Amber Aspic Loaf

Kohaku Kan

Preparation info

  • Makes

    2 dozen pieces

    • Difficulty


Appears in

An American Taste of Japan

An American Taste of Japan

By Elizabeth Andoh

Published 1985

  • About

This jellied chicken-and-vegetable loaf is perfect for buffet service or packing in a picnic basket since it doesn’t require constant refrigeration. It makes use of kanten (agar), which is processed from sea vegetables, not animal protein, and gels firmly without chilling.


  • 1 stick kanten (Japanese gelatin; agar) OR 1 envelope (4 grams) powdered kanten
  • 2 or 3 small dried shiitaké (dark Oriental mushrooms)
  • 2–3 ounces (about ¼ medium-sized) onion
  • 1 ounce (about 2 inches) carrot
  • 2–3 ounces boneless, skinless chicken breast
  • 1 tablespoon vegetable oil
  • 1 cup dashi (basic sea stock)
  • 2 tablespoons saké (Japanese rice wine)
  • 2 tablespoons sugar
  • 4 tablespoons soy sauce
  • 5–6 fresh snow peas


Break the stick of kanten into several pieces and soak them in cold water for at least 10 minutes. If you’re using powdered kanten, sprinkle it over 2 tablespoons of cold water and let it stand for at least 5 minutes before using.

Soak the dried mushrooms in 1 cup of warm water for 20 minutes or more. Strain and save the liquid. Remove the stems and save them for enriching stock, if you wish, or discard. Rinse the caps to remove any sand or grit, pat dry, and slice into thin julienne strips. Return these strips to the soaking liquid for an extra 2 minutes. Squeeze the mushroom slices to expel excess water, set them aside, and reserve the liquid for cooking.

Slice the onion into thin vertical slices. Peel the carrot and slice it into very thin julienne strips. Slice the chicken breast thinly on the diagonal, then across, into narrow julienne strips.

Heat the oil in a small skillet and sauté the onions over medium heat until slightly translucent. Add the mushrooms, carrot, and chicken and continue to sauté for 1 minute or until the chicken turns white. Add the reserved mushroom liquid and the stock, and season with the rice wine, sugar, and soy sauce. Cook uncovered over medium heat for 5 minutes, skimming the froth occasionally. Reserve both the cooking liquid and the meat and vegetables, separately.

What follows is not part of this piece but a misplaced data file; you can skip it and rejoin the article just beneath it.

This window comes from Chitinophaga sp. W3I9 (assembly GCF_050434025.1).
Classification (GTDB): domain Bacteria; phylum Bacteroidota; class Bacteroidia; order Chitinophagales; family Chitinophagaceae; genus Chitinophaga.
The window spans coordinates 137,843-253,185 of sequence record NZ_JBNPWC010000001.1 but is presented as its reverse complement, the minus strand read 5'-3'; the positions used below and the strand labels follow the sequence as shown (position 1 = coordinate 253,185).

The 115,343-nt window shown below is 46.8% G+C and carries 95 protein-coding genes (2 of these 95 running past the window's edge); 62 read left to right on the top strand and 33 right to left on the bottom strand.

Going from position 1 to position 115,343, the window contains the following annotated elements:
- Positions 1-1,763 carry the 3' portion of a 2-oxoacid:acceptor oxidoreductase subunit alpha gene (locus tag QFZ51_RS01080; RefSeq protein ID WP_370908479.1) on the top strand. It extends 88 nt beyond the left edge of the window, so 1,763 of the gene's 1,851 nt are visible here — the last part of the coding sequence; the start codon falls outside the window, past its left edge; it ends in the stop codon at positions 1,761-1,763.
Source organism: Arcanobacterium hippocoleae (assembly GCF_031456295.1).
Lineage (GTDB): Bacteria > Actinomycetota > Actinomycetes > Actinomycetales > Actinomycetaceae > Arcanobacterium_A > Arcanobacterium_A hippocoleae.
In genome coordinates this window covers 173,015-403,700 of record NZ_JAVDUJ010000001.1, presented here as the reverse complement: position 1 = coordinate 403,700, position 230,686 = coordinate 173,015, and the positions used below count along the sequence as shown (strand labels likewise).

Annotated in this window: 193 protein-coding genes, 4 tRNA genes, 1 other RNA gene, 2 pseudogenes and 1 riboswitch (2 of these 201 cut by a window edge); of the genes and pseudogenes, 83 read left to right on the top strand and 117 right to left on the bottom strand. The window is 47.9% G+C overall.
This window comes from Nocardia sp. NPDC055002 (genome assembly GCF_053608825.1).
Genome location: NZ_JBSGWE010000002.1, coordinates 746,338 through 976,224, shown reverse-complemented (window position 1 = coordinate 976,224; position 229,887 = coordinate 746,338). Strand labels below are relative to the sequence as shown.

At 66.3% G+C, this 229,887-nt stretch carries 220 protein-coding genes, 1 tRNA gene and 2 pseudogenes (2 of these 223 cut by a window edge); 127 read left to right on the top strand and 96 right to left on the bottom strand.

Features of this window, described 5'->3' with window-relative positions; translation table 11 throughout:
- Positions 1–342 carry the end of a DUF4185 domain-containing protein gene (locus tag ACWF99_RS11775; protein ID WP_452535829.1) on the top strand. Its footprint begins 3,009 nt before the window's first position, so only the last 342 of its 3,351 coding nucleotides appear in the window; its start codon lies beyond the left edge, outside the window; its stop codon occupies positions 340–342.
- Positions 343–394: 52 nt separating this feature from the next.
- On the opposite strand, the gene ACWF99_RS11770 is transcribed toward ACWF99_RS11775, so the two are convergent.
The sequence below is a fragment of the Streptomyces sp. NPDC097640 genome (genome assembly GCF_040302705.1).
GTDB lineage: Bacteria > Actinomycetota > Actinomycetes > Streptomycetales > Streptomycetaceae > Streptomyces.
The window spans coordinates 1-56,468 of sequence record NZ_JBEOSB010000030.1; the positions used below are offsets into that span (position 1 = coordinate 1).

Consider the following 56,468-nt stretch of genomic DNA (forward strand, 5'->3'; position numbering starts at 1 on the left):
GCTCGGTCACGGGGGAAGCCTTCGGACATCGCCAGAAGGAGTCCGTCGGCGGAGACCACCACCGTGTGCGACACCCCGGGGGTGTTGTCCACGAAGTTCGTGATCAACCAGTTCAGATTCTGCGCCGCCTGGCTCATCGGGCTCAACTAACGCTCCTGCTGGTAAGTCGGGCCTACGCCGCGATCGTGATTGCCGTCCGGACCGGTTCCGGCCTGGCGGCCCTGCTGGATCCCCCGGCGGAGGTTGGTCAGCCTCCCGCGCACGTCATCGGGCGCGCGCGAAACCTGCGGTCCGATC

Remove the strings from the snow peas and blanch them for 10 seconds in several cups of boiling salted water. Drain and refresh the snow peas in cold water, then pat dry. Slice the snow peas slightly on the diagonal into thin julienne strips. Add these to the vegetable and chicken mixture.

Pour the reserved cooking liquid through a cloth- or paper-lined strainer into a 2-cup measure. Add water if necessary to make cups of liquid. Transfer this liquid to a small saucepan.

Squeeze out all the water from the pieces of kanten, and with your hands shred the softened mass into the saucepan. Or add the softened kanten powder. Cook the mixture over low heat, stirring constantly until the kanten dissolves completely (this could take as long as 10 minutes). Simmer for 2–3 minutes longer before stirring in the chicken and vegetables. Remove the saucepan from the heat.

Gently pour the mixture into a straight-sided glass loaf pan ( by by inches is ideal). Using a toothpick, pull any bubbles that might have formed on the surface to the edges, where they can be lanced and/or dragged up the sides of the container. You need a glasslike surface. Let the aspic sit at room temperature until all the steam has dissipated, then cover it with clear plastic wrap. The aspic will harden without chilling, though refrigeration will hasten this along. Chill for a least 1 hour and up to 4 days.

When ready to unmold, gently press along the edges with the padded part of your fingertips. This will release the stiff aspic from the smooth glass sides. Place a cutting board or flat tray over the mold and invert it so that the loaf comes out bottom up. Slice the loaf in half lengthwise, then across eleven times, to yield twenty-four pieces in all. A single serving is usually two slices.